Saturday, April 6, 2013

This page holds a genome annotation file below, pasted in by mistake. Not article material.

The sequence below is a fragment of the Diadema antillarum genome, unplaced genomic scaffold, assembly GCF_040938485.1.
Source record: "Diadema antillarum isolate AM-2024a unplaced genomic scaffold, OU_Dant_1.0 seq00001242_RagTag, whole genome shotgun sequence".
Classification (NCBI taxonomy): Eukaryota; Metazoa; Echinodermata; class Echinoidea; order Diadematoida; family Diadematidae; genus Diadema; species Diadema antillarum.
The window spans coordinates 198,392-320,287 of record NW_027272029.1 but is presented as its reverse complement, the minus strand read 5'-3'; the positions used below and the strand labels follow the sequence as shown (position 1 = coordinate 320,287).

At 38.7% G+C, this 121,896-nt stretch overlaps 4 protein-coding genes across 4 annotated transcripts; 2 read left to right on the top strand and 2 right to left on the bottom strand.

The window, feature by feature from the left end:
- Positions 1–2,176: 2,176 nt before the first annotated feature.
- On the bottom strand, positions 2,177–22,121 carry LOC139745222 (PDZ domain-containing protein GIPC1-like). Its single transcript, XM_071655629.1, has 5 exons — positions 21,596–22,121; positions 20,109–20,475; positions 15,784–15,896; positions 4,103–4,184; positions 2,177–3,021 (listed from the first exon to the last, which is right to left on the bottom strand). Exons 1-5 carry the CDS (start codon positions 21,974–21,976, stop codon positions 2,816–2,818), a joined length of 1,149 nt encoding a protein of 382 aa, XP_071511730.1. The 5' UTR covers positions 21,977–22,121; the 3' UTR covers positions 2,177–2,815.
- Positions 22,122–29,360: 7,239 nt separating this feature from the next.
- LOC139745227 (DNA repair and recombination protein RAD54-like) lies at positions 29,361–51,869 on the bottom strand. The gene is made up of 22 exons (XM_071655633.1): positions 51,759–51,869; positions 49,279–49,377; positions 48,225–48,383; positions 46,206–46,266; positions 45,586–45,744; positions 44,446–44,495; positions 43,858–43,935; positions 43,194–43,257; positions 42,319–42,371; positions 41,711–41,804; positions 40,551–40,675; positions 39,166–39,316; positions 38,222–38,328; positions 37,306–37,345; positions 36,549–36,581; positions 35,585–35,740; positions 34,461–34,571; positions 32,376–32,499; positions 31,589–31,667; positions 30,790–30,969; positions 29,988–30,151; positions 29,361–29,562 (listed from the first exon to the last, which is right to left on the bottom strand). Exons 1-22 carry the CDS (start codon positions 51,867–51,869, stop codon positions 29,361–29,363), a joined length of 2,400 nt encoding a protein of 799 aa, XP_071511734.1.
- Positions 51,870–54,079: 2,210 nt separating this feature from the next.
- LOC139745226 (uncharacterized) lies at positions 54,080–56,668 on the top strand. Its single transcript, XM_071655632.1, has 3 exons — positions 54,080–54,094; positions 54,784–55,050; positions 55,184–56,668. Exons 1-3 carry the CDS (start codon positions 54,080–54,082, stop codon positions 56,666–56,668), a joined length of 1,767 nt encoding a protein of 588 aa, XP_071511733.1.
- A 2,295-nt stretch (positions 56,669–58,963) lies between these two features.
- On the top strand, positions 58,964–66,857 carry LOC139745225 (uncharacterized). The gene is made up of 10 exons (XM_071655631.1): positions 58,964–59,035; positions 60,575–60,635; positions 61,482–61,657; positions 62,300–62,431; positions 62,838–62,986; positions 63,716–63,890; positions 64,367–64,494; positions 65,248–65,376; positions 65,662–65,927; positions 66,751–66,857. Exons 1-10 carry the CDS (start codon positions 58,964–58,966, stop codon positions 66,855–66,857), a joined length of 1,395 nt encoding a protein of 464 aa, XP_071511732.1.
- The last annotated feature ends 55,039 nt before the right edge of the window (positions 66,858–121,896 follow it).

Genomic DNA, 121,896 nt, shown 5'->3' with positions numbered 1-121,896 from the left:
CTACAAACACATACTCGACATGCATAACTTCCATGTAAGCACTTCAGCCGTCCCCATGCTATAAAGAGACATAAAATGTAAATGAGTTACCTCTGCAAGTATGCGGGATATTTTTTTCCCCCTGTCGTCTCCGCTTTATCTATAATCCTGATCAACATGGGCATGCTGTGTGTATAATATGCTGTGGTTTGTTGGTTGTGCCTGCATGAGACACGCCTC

Yesterday, April 4, was the anniversary of the marriage of Powhatan native Pocahontas and Englishman John Rolfe in 1614. Reflect for a moment on the times. Rolfe was a gentleman, raised in Elizabethan England at a time of cultural explosion. The printing revolution had brought literature to the homes of the aristocracy and gentry. By mid century almost 100% could read. Shakespeare, Marlowe, Spenser, Bacon and Donne wrote for this new audience. Merchants thrived. Schools were built. Enrollment at Oxford doubled in the first quarter of the century. Four million people lived in England and Wales. The Virginia Company of London sought to prosper from a new colony that was thought to be on the way to a northwest passage to the Orient. The colony's needs were poorly understood. The first settlers included far too few laborers and skilled farmers. Many starved in the first winter. The relationship between these men (women arrived several years later) and the 14,000 Algonquin speaking Indians was complex. It included compassion and help from the Indians along with fear and hostilities over the use of their land. The English knew nothing of the Indian culture. The Indians had prospered for centuries. Out of this unlikely mix came a love affair between the young Pocahontas and the widowed tobacco farmer, Rolfe. They had a son. They travelled to England where Pocahontas was presented to the Queen. Imagine her world view. Imagine the gulf she crossed. She died in England before she could return to Virginia. Imagine the grief of her soul.